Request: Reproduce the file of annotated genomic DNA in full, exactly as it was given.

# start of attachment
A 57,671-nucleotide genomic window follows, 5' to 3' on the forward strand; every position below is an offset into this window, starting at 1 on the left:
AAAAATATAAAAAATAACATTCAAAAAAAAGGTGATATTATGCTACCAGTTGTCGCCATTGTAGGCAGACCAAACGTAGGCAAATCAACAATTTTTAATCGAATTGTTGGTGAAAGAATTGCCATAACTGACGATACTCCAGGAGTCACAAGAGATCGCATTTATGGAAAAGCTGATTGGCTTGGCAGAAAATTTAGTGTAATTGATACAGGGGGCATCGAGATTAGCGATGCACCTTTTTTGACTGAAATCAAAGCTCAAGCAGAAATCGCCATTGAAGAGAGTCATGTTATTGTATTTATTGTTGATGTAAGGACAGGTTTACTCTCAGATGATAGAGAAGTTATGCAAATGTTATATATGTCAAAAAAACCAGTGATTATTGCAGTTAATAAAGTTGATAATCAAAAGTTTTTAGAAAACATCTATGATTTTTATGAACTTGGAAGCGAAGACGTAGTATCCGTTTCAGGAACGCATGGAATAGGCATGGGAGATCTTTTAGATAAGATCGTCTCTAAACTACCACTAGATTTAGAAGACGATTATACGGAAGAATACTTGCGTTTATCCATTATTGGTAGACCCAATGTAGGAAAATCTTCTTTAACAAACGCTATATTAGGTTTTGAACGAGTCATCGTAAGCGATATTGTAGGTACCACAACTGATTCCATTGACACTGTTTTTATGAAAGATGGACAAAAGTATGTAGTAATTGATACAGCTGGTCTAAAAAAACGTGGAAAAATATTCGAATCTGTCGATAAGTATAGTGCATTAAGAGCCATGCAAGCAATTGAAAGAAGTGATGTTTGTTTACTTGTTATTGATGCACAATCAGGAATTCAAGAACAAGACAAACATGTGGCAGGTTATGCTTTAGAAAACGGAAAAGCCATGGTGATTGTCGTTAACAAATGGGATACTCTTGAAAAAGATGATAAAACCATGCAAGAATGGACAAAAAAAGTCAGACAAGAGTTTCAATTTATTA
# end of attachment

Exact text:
A 57,671-nucleotide genomic window follows, 5' to 3' on the forward strand; every position below is an offset into this window, starting at 1 on the left:
AAAAATATAAAAAATAACATTCAAAAAAAAGGTGATATTATGCTACCAGTTGTCGCCATTGTAGGCAGACCAAACGTAGGCAAATCAACAATTTTTAATCGAATTGTTGGTGAAAGAATTGCCATAACTGACGATACTCCAGGAGTCACAAGAGATCGCATTTATGGAAAAGCTGATTGGCTTGGCAGAAAATTTAGTGTAATTGATACAGGGGGCATCGAGATTAGCGATGCACCTTTTTTGACTGAAATCAAAGCTCAAGCAGAAATCGCCATTGAAGAGAGTCATGTTATTGTATTTATTGTTGATGTAAGGACAGGTTTACTCTCAGATGATAGAGAAGTTATGCAAATGTTATATATGTCAAAAAAACCAGTGATTATTGCAGTTAATAAAGTTGATAATCAAAAGTTTTTAGAAAACATCTATGATTTTTATGAACTTGGAAGCGAAGACGTAGTATCCGTTTCAGGAACGCATGGAATAGGCATGGGAGATCTTTTAGATAAGATCGTCTCTAAACTACCACTAGATTTAGAAGACGATTATACGGAAGAATACTTGCGTTTATCCATTATTGGTAGACCCAATGTAGGAAAATCTTCTTTAACAAACGCTATATTAGGTTTTGAACGAGTCATCGTAAGCGATATTGTAGGTACCACAACTGATTCCATTGACACTGTTTTTATGAAAGATGGACAAAAGTATGTAGTAATTGATACAGCTGGTCTAAAAAAACGTGGAAAAATATTCGAATCTGTCGATAAGTATAGTGCATTAAGAGCCATGCAAGCAATTGAAAGAAGTGATGTTTGTTTACTTGTTATTGATGCACAATCAGGAATTCAAGAACAAGACAAACATGTGGCAGGTTATGCTTTAGAAAACGGAAAAGCCATGGTGATTGTCGTTAACAAATGGGATACTCTTGAAAAAGATGATAAAACCATGCAAGAATGGACAAAAAAAGTCAGACAAGAGTTTCAATTTATTA